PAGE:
Friday, June 27, 2014

The Cottonwood Charcoal Kilns

Once again we stopped at a California Historical Marker and once again, we were jolted by a big bolt of current--the kind that connects one era to another and brings history alive.  As we read the writing on the bronze plaque, its significance started to soak in.  "These beehive ruins could be a metaphor for global warming," I said.
We were standing on the edge of a now dry Owens Lake and looking at the remains of a kiln that turned lumber into charcoal to fuel the silver and lead smelters of the Cerro Gordo mines.  But where were the trees?  And where was the lake?  In the late 1800's the charcoal was loaded onto steamers that crossed a lake 12 miles long and 8 miles wide to the mine.  The bullion from the mines were then loaded onto 20-mule driven wagons and taken to Los Angeles.  The plaque read  that these kilns " . . .played a major part in the building of that little pueblo into the city of today."  Whoa!
These beautiful ruins are located about 14 miles south of Lone Pine on Hwy 395.  This part of California is covered with ghost towns, comprising the remains of once profitable mines.   When the earth was stripped bare, the people moved on.  It is a never-ending story.  Conservation has never been part of industry's long term strategy, and today, the climate of the world is changing because of it.

It's hard to believe that a vast, deep lake used to cover this area.  That little pueblo grew into a booming city and water was needed.  In 1913, the Los Angeles Department of Water and Power diverted the rivers and streams that flowed into the lake into aqueducts and sucked it dry.

As we climbed the hill overlooking the kilns we had mixed feelings looking down at them.  The sky that day was beautiful and so was the desert and the mountains in the distance.  A hundred years ago, however, we would have been looking at a lake with thousands of migrating birds resting on its shores.   Trees would have dotted the landscape.  We would be walking on grass instead of sand.

The earth is changing and there's no stopping it.  We were looking down at the result.

Wednesday, June 25, 2014

Hugging a Bristlecone Pine

Hyperbole often sneaks into my posts, I confess, but today I'm not going to restrain it.  Today I am going to gush.  Our four-mile hike through an ancient grove of bristlecone pines was the BEST HIKE I'VE EVER BEEN ON.  Our trailguide said the Methuselah Walk would take 2-3 hours; it took us 6!  We could not get over the age of these trees, their sculptural beauty and the remote, yet harsh grandeur of the White Mountains where these ancients have lived since the reign of King Tut.  We stopped at every bench to take in the views.  We picnicked.  We hugged several trees (and each other) and took more than 200 photographs.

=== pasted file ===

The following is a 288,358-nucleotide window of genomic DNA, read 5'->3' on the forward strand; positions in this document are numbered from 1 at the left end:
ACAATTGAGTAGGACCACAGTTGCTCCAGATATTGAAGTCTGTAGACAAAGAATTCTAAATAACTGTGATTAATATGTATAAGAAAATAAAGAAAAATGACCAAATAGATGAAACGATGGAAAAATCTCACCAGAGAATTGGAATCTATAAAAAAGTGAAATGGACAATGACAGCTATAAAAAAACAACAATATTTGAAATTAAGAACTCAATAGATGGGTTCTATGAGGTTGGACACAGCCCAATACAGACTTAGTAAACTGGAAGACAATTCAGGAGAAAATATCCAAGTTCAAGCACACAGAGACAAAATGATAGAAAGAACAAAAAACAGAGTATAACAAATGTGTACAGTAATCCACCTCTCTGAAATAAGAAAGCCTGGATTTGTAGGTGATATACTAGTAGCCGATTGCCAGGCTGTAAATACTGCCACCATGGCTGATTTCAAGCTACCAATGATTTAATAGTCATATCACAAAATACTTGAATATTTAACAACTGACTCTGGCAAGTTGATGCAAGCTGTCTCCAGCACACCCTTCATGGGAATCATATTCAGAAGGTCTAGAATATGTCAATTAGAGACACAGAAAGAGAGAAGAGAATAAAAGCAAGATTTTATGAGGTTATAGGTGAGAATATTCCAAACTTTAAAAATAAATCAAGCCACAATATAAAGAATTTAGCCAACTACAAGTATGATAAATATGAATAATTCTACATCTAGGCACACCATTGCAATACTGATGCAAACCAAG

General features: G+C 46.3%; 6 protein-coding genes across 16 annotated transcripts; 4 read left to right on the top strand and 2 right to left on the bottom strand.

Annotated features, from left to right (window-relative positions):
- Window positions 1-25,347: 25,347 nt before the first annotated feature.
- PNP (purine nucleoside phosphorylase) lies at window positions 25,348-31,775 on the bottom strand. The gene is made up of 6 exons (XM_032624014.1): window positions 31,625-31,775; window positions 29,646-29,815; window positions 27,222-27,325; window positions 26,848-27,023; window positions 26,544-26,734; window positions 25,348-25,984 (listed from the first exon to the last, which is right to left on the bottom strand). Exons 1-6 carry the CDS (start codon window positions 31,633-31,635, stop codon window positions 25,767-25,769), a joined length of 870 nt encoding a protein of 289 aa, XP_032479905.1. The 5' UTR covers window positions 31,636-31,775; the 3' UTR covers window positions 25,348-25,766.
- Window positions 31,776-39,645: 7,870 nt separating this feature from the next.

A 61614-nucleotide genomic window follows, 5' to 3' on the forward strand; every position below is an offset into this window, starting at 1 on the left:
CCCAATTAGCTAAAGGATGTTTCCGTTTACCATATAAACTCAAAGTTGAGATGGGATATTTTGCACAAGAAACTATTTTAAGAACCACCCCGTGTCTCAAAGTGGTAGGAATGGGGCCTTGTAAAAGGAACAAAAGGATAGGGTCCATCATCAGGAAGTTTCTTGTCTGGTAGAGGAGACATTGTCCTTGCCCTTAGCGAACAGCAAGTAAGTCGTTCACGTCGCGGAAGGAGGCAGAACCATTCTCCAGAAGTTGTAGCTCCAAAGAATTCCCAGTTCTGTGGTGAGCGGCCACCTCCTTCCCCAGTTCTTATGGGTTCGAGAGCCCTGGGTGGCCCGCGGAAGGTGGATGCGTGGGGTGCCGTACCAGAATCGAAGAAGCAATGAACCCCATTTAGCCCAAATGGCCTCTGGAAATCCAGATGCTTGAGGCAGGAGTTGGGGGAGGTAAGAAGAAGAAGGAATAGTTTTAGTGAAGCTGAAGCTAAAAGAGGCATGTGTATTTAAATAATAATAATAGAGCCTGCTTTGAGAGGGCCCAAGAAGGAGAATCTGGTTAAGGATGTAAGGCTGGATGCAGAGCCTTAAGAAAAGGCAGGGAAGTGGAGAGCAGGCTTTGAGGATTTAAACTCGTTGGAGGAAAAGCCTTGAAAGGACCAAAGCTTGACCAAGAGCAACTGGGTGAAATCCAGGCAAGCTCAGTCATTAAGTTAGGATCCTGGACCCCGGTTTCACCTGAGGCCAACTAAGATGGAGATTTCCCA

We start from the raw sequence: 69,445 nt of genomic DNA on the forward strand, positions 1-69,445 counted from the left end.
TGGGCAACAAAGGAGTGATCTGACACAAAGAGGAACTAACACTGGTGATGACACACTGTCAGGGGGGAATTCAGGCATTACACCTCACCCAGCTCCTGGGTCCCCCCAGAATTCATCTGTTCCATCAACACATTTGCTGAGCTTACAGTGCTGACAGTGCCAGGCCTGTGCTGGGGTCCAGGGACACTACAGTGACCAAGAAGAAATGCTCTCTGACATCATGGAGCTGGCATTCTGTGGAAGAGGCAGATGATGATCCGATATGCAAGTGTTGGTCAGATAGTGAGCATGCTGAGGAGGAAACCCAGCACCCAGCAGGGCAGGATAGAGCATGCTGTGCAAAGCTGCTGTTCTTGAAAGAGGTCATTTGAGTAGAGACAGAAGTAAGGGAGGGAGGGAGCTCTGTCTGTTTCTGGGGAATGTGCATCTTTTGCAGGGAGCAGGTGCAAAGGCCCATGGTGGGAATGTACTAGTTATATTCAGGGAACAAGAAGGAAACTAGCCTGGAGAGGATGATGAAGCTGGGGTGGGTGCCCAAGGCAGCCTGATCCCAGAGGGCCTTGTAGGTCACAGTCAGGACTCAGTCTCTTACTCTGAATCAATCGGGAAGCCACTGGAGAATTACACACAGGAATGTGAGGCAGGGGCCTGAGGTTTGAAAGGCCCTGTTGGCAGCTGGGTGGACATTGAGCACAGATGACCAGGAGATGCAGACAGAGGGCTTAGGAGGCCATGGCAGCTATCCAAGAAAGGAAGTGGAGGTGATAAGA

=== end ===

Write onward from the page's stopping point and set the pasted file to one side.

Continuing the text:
Getting to this oldest known living forest IN THE WORLD takes a singular commitment.  It is why it took so long for us to finally make the trip.  We took US Hwy 395 which parallels the Eastern Sierras in California, to Big Pine (where we stayed the night).   The next morning we got up bright and early and went east on Hwy 168 to White Mountain Road.  This road leads up to the Schulman Grove Visitor Center where the trailhead begins.  You climb to higher elevations very quickly so can get rather light headed--that's another reason we took the hike slowly.
That many of these trees are nearing 5,000 years of age is truly a miracle of nature.  These trees have been around as long as civilization.  They took root when agrarian societies started to colonize and form settlements.  Architecture, sculpture and metal-working started to reach new levels of mastery.  The Egyptians built the pyramids.  The Hanging Gardens of Babylon astonished the Mesopotamian world.  Closer to home, the populations of Mesoamerica and the Andes exploded.  Commerce and government enabled people to explore astronomy and math.  And all the while, these bristlecone pines just kept growing and growing.   Slowly, ever slowly.  Soaking it all in.
I am standing next to a bristlecone pine that is 200 years old.  A mere babe in the woods, but as old as our country.  These trees are evolutionary wonders.  They have survived so long because they have adapted to their environment in a truly admirable way.  If only we humans could do that!

They conserve energy by keeping their needles for 40 years before replacing them.  The brochure we read as we hiked, pointed out there are no needles on the ground from these trees.  Their wood is very dense and almost feels like stone.  Therefore, it is resistant to mold, fungus and bugs.  Even though the bark may eventually peel off, as long as there is a single narrow strip, the tree can survive.  It is why so many of these trees look like driftwood.  They need little water and little nutrients from the soil--a good thing because both are nearly nonexistent here anyway.  The White Mountains get their name from the white alkaline dolomite and sandstone which is mostly rock and rubble.  No other plants have been able to survive here so there is no competition for water.  The roots of the trees are shallow and far spreading.  They will find that rare pool of water from melting snow.

Because they grow so slowly, the trees have been sculpted by wind, ice and exposure during their thousand plus life span.  Once you enter the Methuselah Grove, where the oldest trees are located, there are hundreds of wooden sculptures everywhere.  Their unusual, contorted shapes are as beautifully wrought as any sculpture made by man.